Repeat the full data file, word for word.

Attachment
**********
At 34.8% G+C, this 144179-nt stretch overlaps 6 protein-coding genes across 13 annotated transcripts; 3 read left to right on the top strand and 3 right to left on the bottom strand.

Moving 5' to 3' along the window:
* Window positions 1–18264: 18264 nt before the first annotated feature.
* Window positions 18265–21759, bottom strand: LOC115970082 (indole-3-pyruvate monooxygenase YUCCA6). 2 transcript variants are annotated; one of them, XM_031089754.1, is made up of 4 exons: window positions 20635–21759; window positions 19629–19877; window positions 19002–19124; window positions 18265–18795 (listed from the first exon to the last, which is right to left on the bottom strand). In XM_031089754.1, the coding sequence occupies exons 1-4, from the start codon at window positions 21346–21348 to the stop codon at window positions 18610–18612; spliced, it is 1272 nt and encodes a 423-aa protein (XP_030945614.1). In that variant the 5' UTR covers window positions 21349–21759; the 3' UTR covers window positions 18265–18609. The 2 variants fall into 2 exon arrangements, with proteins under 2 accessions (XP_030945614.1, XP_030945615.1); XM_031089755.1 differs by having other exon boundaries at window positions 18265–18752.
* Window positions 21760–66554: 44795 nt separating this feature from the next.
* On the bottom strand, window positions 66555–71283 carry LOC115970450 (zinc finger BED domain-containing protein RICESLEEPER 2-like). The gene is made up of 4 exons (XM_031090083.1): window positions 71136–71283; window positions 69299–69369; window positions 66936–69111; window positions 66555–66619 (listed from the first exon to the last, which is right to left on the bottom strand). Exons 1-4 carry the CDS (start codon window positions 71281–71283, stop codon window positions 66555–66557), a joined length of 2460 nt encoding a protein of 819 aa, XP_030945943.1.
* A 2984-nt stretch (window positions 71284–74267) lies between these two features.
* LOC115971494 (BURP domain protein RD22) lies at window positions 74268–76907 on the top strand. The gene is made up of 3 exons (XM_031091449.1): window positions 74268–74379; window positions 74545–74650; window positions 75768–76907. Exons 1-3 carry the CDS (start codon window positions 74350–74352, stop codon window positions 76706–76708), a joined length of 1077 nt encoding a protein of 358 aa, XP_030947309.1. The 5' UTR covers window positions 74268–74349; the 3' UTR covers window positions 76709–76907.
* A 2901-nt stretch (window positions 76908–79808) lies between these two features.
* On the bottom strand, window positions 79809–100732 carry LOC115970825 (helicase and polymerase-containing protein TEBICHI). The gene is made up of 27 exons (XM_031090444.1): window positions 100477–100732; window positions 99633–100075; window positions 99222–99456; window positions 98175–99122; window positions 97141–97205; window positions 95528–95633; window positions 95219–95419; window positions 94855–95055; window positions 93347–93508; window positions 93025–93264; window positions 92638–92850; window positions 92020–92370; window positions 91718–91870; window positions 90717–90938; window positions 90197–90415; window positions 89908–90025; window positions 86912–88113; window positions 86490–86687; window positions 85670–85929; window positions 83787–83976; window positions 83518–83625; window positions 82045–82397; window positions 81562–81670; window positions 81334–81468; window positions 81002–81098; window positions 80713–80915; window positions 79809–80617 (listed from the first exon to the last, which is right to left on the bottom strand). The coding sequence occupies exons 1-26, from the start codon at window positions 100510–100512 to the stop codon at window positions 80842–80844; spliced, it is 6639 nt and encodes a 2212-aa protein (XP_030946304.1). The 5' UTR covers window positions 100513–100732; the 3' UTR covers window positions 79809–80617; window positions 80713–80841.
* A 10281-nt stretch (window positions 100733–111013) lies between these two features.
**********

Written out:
At 34.8% G+C, this 144179-nt stretch overlaps 6 protein-coding genes across 13 annotated transcripts; 3 read left to right on the top strand and 3 right to left on the bottom strand.

Moving 5' to 3' along the window:
* Window positions 1–18264: 18264 nt before the first annotated feature.
* Window positions 18265–21759, bottom strand: LOC115970082 (indole-3-pyruvate monooxygenase YUCCA6). 2 transcript variants are annotated; one of them, XM_031089754.1, is made up of 4 exons: window positions 20635–21759; window positions 19629–19877; window positions 19002–19124; window positions 18265–18795 (listed from the first exon to the last, which is right to left on the bottom strand). In XM_031089754.1, the coding sequence occupies exons 1-4, from the start codon at window positions 21346–21348 to the stop codon at window positions 18610–18612; spliced, it is 1272 nt and encodes a 423-aa protein (XP_030945614.1). In that variant the 5' UTR covers window positions 21349–21759; the 3' UTR covers window positions 18265–18609. The 2 variants fall into 2 exon arrangements, with proteins under 2 accessions (XP_030945614.1, XP_030945615.1); XM_031089755.1 differs by having other exon boundaries at window positions 18265–18752.
* Window positions 21760–66554: 44795 nt separating this feature from the next.
* On the bottom strand, window positions 66555–71283 carry LOC115970450 (zinc finger BED domain-containing protein RICESLEEPER 2-like). The gene is made up of 4 exons (XM_031090083.1): window positions 71136–71283; window positions 69299–69369; window positions 66936–69111; window positions 66555–66619 (listed from the first exon to the last, which is right to left on the bottom strand). Exons 1-4 carry the CDS (start codon window positions 71281–71283, stop codon window positions 66555–66557), a joined length of 2460 nt encoding a protein of 819 aa, XP_030945943.1.
* A 2984-nt stretch (window positions 71284–74267) lies between these two features.
* LOC115971494 (BURP domain protein RD22) lies at window positions 74268–76907 on the top strand. The gene is made up of 3 exons (XM_031091449.1): window positions 74268–74379; window positions 74545–74650; window positions 75768–76907. Exons 1-3 carry the CDS (start codon window positions 74350–74352, stop codon window positions 76706–76708), a joined length of 1077 nt encoding a protein of 358 aa, XP_030947309.1. The 5' UTR covers window positions 74268–74349; the 3' UTR covers window positions 76709–76907.
* A 2901-nt stretch (window positions 76908–79808) lies between these two features.
* On the bottom strand, window positions 79809–100732 carry LOC115970825 (helicase and polymerase-containing protein TEBICHI). The gene is made up of 27 exons (XM_031090444.1): window positions 100477–100732; window positions 99633–100075; window positions 99222–99456; window positions 98175–99122; window positions 97141–97205; window positions 95528–95633; window positions 95219–95419; window positions 94855–95055; window positions 93347–93508; window positions 93025–93264; window positions 92638–92850; window positions 92020–92370; window positions 91718–91870; window positions 90717–90938; window positions 90197–90415; window positions 89908–90025; window positions 86912–88113; window positions 86490–86687; window positions 85670–85929; window positions 83787–83976; window positions 83518–83625; window positions 82045–82397; window positions 81562–81670; window positions 81334–81468; window positions 81002–81098; window positions 80713–80915; window positions 79809–80617 (listed from the first exon to the last, which is right to left on the bottom strand). The coding sequence occupies exons 1-26, from the start codon at window positions 100510–100512 to the stop codon at window positions 80842–80844; spliced, it is 6639 nt and encodes a 2212-aa protein (XP_030946304.1). The 5' UTR covers window positions 100513–100732; the 3' UTR covers window positions 79809–80617; window positions 80713–80841.
* A 10281-nt stretch (window positions 100733–111013) lies between these two features.